At first glance the results reported by Andreadis et al. and Tome et al. seem to be contradictory, but when evaluating the data according to the expression of individual enzymes, the differences are not so striking. Comparing the results reported by Tome et al. and those in the current study, most are contradictory, as their data indicated that antioxidant function would be a cellular protector. Both our study and theirs showed that strong intensity of Trx was associated with worse prognosis. In the study by Andreadis et al. the authors came to the same conclusion as ourselves, i.e. that the GSH system is related to poor prognosis and excessive antioxidant expression worsens the prognosis. Because the biological functions are complex and antioxidant enzymes may have both positive and negative effects on malignant cell growth, the expression of these markers should probably be analyzed individually and also possibly disease-specifically. Redox state-regulating enzymes may have prognostic value regardless of treatment, since our results are largely in line with those in two previous studies where different treatments were applied. The expression of 8-OHdG, the most commonly used marker of oxidative DNA damage, is a significant prognostic factor in various solid malignancies, but in DLBCL it does not seem to have a prognostic role. Nevertheless, high cytoplasmic 8-OHdG expression, which reflects ROS-derived mitochondrial DNA adduct formation, was associated with features of aggressive disease such as high IPI class and extranodal involvement. Expression of 8-OHdG was associated with high Trx and GCL expression and this suggests therefore that these enzymes might be induced under heavy oxidative stress in DLBCL cells.
Rituximab has revolutionized DLBCL treatment and patient prognosis. However, some patients still succumb to their lymphomas. IPI scoring is at the moment the only clinically relevant prognostic scoring system. Results regarding the prognostic value of gene expression profiling-based grouping are contradictory [25, 26]. Unfortunately, IPI scoring can no longer identify a patient population with a 5-year prognosis of less than 50%. Therefore, reliable biological prognostic factors and especially factors describing basic biological phenomena which might serve as predictors of treatment results are needed. Our results indicate that oxidative stress markers have correlations with prognosis in cases of DLBCL. Preclinical data indicate that GSH induces resistance against key lymphoma chemotherapeutic agents. In vitro, drugs such as indomethacin can counteract this adverse effect by reducing GSH levels . This implies that drugs that suppress GSH might be therapeutically beneficial in lymphomas with high GSH expression. This may also have relevance to the Trx system . Trx is an activator of nuclear factor κB (NF-κB), which inhibits apoptosis and increases proliferation . Non-GC-type DLBCL is characterized by constitutional activation of NF-κB. It has been suggested that high levels of NF-κB may be a sign of adverse prognosis [30, 31]. Our observation of strong Trx intensity and poor prognosis in non-GC phenotype patients might be explained by activation of NF-κB and its anti-apoptotic properties through Trx overexpression.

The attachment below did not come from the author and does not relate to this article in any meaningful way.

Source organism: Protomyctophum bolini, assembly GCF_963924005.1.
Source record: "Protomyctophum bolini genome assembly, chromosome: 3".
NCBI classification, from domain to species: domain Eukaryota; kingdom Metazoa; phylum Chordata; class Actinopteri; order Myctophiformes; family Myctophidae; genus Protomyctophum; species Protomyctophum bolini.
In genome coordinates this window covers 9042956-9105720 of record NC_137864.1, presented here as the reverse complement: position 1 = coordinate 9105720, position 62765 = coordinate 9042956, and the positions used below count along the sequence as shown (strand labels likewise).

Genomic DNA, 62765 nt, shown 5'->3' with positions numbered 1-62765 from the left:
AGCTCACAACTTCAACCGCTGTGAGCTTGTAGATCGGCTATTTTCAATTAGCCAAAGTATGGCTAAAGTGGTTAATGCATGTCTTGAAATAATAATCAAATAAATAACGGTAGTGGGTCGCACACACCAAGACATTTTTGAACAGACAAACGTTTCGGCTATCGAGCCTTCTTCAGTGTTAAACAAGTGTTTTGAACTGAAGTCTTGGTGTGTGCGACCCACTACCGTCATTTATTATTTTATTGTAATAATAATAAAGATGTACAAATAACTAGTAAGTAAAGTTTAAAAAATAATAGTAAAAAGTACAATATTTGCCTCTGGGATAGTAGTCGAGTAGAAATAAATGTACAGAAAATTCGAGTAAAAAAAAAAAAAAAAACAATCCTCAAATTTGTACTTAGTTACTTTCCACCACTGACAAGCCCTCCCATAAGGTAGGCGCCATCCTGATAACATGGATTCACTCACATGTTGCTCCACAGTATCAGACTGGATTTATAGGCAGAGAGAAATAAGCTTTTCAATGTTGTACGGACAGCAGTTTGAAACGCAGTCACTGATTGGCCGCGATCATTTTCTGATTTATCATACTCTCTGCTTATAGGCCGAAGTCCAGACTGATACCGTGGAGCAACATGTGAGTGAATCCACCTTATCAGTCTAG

Resistance to doxorubicin  and vincristine  has been linked to increased amounts of intracellular GSH. Cyclophosphamide treatment depletes GSH and increases the amount of oxidative stress in human ovarian granulosa cells . Therefore, it is plausible that an increased amount of GSH limits the effectiveness of cyclophosphamide and might be connected to lymphoma chemoresistance. Our results may partly be explained by activation of GCL, which increases the amount of GSH and may therefore bring about resistance to chemotherapy. Doxorubicin sensitivity has also been linked to an excessive amount of Trx .